3OYS: How political calls dodge the 'Do Not Call' list

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By Tami Hoey By Tami Hoey

PHOENIX -- It seems like you can't turn on your TV these days without seeing a political ad. But while you might be able to mute the TV set or change the channel when a political commercial comes on, there's very little you can do when it comes to political phone calls.

Jeff Roselli says he is being bombarded by political "robo-calls."

"On a daily basis, we'll get anywhere from a minimum of six calls to 12, 15, 20 calls, constantly, from different political parties or candidates," he says.

Jeff says the phone calls, which started before the primary election, are annoying, particularly since he and his wife have health problems and the aggravation is something they don't need.

“We need our phone for that main reason, for people to get through to us or for us to call for an ambulance in case of an emergency," he says.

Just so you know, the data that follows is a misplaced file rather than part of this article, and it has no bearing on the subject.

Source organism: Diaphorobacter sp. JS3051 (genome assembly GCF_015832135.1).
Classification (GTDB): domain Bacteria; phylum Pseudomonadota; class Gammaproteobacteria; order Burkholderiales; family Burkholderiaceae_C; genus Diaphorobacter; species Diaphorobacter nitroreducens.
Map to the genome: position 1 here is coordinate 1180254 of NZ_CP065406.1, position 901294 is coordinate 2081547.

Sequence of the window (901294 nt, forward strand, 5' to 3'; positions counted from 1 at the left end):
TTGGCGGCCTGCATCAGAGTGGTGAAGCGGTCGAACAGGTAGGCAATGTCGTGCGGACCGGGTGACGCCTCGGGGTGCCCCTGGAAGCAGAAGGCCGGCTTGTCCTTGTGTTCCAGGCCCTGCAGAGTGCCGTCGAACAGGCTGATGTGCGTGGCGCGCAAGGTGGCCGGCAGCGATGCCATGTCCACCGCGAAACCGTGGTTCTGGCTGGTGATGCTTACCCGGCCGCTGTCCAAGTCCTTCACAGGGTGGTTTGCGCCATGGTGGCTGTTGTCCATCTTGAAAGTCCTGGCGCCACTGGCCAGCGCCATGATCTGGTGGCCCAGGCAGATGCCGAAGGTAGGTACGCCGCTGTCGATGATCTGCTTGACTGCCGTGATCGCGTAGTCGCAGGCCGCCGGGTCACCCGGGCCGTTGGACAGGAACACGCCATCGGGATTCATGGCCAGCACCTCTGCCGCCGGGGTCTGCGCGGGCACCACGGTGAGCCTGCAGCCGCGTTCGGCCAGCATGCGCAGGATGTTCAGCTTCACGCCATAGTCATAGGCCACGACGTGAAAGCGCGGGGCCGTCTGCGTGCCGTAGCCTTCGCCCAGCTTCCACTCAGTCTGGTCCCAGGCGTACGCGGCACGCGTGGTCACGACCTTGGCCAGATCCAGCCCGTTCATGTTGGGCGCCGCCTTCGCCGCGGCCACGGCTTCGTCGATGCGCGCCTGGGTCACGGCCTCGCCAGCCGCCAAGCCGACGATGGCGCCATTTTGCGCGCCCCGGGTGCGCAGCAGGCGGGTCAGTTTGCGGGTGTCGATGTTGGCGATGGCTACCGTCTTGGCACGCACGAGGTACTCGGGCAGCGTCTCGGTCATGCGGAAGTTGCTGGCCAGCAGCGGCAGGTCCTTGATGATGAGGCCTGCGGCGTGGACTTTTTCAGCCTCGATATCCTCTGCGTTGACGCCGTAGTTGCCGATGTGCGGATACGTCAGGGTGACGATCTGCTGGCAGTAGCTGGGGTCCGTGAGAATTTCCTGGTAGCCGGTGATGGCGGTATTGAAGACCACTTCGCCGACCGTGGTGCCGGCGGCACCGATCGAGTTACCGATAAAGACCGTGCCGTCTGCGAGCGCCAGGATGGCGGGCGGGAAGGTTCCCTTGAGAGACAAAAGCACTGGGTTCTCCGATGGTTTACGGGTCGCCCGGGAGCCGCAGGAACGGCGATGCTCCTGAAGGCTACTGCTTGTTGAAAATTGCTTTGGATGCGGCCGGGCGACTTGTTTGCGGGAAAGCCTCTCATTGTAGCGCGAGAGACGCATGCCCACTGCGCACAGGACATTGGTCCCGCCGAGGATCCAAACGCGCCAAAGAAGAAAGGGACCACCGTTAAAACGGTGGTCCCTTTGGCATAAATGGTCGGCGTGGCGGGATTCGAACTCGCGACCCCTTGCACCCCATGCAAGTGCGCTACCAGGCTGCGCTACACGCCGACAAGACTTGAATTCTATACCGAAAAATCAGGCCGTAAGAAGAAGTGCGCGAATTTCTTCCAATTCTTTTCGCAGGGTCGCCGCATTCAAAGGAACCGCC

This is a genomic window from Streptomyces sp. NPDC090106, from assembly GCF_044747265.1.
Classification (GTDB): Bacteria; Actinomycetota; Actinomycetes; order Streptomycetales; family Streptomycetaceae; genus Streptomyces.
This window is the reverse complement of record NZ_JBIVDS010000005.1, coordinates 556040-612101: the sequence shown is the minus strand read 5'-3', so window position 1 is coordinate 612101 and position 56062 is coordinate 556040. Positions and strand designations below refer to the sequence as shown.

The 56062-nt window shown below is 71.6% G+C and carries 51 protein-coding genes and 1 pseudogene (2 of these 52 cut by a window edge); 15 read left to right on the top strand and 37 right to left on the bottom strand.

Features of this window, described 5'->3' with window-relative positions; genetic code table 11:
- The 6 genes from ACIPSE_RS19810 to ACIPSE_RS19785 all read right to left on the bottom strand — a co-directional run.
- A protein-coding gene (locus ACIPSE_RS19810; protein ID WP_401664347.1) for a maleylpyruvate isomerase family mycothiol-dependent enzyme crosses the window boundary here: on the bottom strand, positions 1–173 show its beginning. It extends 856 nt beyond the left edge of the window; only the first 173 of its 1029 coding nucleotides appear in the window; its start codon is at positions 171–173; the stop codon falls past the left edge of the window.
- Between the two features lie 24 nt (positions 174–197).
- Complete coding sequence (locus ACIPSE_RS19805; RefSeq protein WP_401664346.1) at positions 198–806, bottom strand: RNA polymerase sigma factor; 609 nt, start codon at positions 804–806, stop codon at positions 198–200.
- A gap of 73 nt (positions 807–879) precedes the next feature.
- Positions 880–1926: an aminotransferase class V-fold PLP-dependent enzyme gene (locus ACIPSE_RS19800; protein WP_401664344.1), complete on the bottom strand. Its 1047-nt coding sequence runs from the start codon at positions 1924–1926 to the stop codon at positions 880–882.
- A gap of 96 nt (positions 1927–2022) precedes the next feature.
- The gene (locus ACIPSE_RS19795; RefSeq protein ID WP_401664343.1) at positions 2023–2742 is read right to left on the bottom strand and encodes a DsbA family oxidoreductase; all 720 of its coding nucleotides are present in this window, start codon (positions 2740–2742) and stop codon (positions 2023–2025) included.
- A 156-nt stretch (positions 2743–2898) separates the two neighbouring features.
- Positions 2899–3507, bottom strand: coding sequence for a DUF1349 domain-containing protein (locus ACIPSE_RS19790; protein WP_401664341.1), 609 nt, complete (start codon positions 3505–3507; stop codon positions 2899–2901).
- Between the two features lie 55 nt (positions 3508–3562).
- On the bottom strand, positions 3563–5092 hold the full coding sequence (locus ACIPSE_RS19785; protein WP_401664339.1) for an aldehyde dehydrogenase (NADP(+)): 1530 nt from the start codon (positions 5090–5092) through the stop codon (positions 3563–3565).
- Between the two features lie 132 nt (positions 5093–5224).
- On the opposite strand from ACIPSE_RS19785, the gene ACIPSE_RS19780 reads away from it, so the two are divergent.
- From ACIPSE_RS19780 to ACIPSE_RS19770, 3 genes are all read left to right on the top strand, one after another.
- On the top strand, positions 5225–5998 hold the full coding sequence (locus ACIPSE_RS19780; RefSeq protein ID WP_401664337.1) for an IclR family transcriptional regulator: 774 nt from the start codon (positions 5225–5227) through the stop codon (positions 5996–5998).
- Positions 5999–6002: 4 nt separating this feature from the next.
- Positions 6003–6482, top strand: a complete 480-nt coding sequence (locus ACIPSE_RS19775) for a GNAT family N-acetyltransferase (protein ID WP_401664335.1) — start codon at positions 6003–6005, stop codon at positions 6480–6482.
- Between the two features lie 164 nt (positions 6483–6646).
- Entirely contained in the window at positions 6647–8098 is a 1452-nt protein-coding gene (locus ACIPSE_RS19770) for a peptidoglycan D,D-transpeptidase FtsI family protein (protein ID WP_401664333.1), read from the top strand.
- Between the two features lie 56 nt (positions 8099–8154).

Jeff says he's on the "Do Not Call" list, but it just doesn't seem to matter

"So there's no opting out," he says.

He's right. There is no way of avoiding political calls. “In this case, unfortunately, consumers can't do anything about it but simply hanging up the phone," says Felicia Thompson with the Better Business Bureau. She says people get angry because they're on the Do Not Call list, but they're still getting political calls.

Well, there's a reason for that. "Unfortunately, the FTC's rule does not apply to politicians and political calls, when it comes to robo-calls," she says. This robo-calling exception happened back in 2003, when federal lawmakers voted to exempt themselves from the do not call list.

“Even if you're signed up for the Do Not Call list, you will still likely get those calls,” says Thompson.

That's discouraging news for Jeff, who fears it’s only going to get worse during the next couple of months.

"We know that because of the upcoming election it's going to be that much more again, or maybe even double what it was for the primary," he says.